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Parents urged not to delay autism testing

Parents should have their children tested for autism as soon as possible if they spot development problems, the parents of a child with the condition have said.

Alvina Brangman and Earl Basden, whose three-year-old daughter Eleah Basden was found to have mild to moderate autism in March last year, decided to speak out to mark Autism Awareness Month.

Ms Brangman said: “There are some parents out there who are in denial, who don't want to think that there is anything wrong with their child.“

“So I beg any person that feels that something is wrong with their child to go seek help.

“Don't wait until the child is four or five — if you notice that their speech is lacking, or they're not making eye contact with you, that is a sign right there, so seek help immediately.

“Get them diagnosed, don't be scared, don't turn a blind eye to it and say ‘nothing is wrong with my child', when deep down inside you know that something is wrong,” she added.

Ms Brangman and Mr Basden, who live in Warwick with Eleah and their eldest daughter, six-year-old Anae Brangman, began to suspect that Eleah was on the autism spectrum when she still hadn't started speaking after her first birthday.

“We didn't want to speculate at the time until we had a proper diagnosis, but we did have an indication because of the different things that she was doing at home,” Ms Brangman explained. “She wasn't saying anything, not even ‘mommy', there was nothing, not even babble,” Mr Basden added.

Ms Brangman fought to raise the funds to have her daughter tested abroad after she was made redundant twice in a year, and it was not until an article detailing her plight was published in this newspaper that her health insurance company agreed to fund the visit to the Hospital for Sick Children (SickKids) in Toronto.

After weeks of hospital visits and tests, they were informed that Eleah is autistic.

Since receiving the diagnosis Eleah has been able to get the help she needs and she is progressing academically — her speech is now at the level of a one-year-old — and her behaviour is improving.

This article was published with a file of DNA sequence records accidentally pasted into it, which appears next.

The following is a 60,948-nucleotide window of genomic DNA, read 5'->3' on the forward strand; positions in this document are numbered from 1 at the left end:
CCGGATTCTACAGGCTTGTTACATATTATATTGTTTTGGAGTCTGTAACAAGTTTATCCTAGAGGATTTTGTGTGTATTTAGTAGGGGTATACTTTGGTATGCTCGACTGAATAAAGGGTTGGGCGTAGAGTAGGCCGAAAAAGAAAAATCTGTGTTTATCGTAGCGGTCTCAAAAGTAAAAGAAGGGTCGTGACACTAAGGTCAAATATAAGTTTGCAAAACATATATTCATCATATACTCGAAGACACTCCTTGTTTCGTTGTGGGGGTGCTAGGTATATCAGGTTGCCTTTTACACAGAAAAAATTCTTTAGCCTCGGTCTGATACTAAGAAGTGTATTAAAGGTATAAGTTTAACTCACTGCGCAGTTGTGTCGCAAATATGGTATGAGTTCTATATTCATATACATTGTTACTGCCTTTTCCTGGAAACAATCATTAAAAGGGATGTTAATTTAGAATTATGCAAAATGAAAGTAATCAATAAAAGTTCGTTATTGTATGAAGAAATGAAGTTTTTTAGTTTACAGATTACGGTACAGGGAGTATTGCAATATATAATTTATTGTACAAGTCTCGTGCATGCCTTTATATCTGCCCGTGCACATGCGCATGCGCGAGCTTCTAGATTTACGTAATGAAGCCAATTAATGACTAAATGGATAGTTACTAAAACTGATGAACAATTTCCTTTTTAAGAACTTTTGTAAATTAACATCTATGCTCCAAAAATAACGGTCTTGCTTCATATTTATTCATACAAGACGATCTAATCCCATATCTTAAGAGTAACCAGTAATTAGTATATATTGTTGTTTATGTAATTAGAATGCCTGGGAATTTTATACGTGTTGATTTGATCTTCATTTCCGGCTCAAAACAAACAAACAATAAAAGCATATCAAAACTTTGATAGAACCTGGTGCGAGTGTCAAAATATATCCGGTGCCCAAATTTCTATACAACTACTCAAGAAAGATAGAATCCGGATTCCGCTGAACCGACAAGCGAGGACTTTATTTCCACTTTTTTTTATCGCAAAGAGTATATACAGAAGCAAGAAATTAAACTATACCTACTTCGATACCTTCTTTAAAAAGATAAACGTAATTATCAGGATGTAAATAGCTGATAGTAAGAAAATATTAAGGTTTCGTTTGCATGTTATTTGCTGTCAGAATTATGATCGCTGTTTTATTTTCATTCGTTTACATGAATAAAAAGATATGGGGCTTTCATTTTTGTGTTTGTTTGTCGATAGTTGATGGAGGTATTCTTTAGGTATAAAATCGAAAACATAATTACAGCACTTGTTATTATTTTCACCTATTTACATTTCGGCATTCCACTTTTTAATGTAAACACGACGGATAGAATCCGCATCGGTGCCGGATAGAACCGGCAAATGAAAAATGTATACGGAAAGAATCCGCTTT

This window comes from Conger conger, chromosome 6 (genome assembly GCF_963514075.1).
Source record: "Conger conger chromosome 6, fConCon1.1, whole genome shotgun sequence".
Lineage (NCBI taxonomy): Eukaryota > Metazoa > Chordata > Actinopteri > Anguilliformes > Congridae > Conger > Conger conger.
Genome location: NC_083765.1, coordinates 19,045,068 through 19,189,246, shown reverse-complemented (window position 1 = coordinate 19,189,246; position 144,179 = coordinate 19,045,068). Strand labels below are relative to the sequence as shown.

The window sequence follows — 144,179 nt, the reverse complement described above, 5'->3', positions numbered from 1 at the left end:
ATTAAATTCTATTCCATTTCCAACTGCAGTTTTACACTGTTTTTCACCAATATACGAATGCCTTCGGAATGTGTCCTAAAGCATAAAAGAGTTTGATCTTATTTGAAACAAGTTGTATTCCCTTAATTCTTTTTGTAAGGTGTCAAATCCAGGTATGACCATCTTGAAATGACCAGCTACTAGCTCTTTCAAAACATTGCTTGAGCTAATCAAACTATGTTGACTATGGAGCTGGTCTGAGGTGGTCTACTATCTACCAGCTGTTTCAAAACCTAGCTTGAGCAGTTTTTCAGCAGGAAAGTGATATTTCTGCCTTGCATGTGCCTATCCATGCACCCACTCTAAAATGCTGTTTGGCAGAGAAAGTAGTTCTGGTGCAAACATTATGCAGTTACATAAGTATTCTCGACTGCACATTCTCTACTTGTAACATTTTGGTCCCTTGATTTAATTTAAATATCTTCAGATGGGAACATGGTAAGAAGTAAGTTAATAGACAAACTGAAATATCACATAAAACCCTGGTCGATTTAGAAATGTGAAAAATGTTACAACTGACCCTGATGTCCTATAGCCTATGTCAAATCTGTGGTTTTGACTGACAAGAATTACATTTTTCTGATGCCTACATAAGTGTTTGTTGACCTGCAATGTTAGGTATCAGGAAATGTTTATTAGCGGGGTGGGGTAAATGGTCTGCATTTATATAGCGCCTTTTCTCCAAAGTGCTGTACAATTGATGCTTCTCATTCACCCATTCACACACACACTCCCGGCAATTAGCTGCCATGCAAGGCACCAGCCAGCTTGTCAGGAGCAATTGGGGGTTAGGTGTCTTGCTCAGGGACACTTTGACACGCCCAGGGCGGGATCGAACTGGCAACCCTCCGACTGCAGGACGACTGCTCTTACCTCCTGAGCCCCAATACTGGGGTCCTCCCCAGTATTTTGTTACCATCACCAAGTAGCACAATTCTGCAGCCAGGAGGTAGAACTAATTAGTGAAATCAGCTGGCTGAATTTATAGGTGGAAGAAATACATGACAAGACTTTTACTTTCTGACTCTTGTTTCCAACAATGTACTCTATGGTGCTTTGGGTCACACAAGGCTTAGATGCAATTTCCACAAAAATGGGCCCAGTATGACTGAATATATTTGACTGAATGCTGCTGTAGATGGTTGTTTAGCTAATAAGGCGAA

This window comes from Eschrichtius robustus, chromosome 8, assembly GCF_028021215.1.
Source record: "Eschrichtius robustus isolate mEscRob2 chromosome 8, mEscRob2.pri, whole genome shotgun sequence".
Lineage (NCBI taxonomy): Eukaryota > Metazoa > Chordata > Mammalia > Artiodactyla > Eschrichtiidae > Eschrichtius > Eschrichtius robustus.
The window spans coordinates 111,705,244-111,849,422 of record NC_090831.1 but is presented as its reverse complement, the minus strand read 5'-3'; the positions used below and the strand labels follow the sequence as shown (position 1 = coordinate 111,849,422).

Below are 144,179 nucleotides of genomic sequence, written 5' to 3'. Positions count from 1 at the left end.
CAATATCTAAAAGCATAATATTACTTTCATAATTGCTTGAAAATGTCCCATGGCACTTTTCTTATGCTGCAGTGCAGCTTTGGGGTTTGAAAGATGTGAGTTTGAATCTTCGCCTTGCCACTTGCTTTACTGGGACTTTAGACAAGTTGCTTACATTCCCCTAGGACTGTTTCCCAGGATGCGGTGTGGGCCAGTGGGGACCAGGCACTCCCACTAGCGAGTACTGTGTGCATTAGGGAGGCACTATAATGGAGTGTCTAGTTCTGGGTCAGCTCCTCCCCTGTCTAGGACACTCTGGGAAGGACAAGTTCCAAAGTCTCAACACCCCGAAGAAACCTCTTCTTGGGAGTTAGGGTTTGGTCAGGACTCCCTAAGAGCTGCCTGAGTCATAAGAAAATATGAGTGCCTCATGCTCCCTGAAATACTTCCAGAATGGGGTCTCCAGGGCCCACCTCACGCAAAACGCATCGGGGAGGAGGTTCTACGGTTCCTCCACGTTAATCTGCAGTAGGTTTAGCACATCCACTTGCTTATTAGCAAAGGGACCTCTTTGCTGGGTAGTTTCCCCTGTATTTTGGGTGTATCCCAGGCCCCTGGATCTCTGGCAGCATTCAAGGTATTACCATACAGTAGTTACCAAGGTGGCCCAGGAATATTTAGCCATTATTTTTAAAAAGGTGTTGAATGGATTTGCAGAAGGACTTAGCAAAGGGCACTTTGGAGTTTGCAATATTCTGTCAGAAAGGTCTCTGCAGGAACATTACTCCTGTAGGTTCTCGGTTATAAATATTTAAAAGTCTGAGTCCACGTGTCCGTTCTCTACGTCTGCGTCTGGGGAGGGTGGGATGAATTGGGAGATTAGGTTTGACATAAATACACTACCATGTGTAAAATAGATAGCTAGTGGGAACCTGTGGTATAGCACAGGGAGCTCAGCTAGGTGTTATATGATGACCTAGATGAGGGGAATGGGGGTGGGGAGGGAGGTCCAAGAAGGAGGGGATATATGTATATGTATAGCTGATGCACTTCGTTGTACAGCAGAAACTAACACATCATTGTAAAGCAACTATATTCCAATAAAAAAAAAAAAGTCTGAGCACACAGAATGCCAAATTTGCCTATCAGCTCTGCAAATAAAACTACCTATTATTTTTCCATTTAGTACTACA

“Her speech has definitely progressed,” Mr Basden said, and Ms Brangman added that they both encourage Eleah to use her words at home as much as possible.

“She now allows us to comfort her, whereas before it would have been a real fight and struggle,” Mr Basden said, adding that the tantrums she used to throw have also calmed down.

Ms Brangman added: “She gets along with other children now, before she used to just play by herself.”

Eleah attends Chatterbox Pre-School in Southampton and receives about ten hours of therapy per week, which includes support from the Child Development Programme, in particular the Portage Programme, as well as Applied Behaviour Analysis.

Both parents are hopeful that Eleah will be able to attend a mainstream primary school, but both admit that it has not been an easy journey and insist that the earlier help is sought the more chance there is for autistic children to get back on track, progress and have a good life.

“I must say, it has been a learning experience and it's been a long, long road because we didn't know why she was acting the way she was,” Ms Brangman said.

Mr Basden added: “Dealing with it now is much better, we enjoy the positive things she does now, even if she makes her little mistakes and messes up, it is not as stressful for us as it was before not understanding what was going on and why she was acting that way.”

Making progress: Eleah Basden

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Published April 30, 2015 at 9:00 am (Updated April 30, 2015 at 1:24 am)

Parents urged not to delay autism testing

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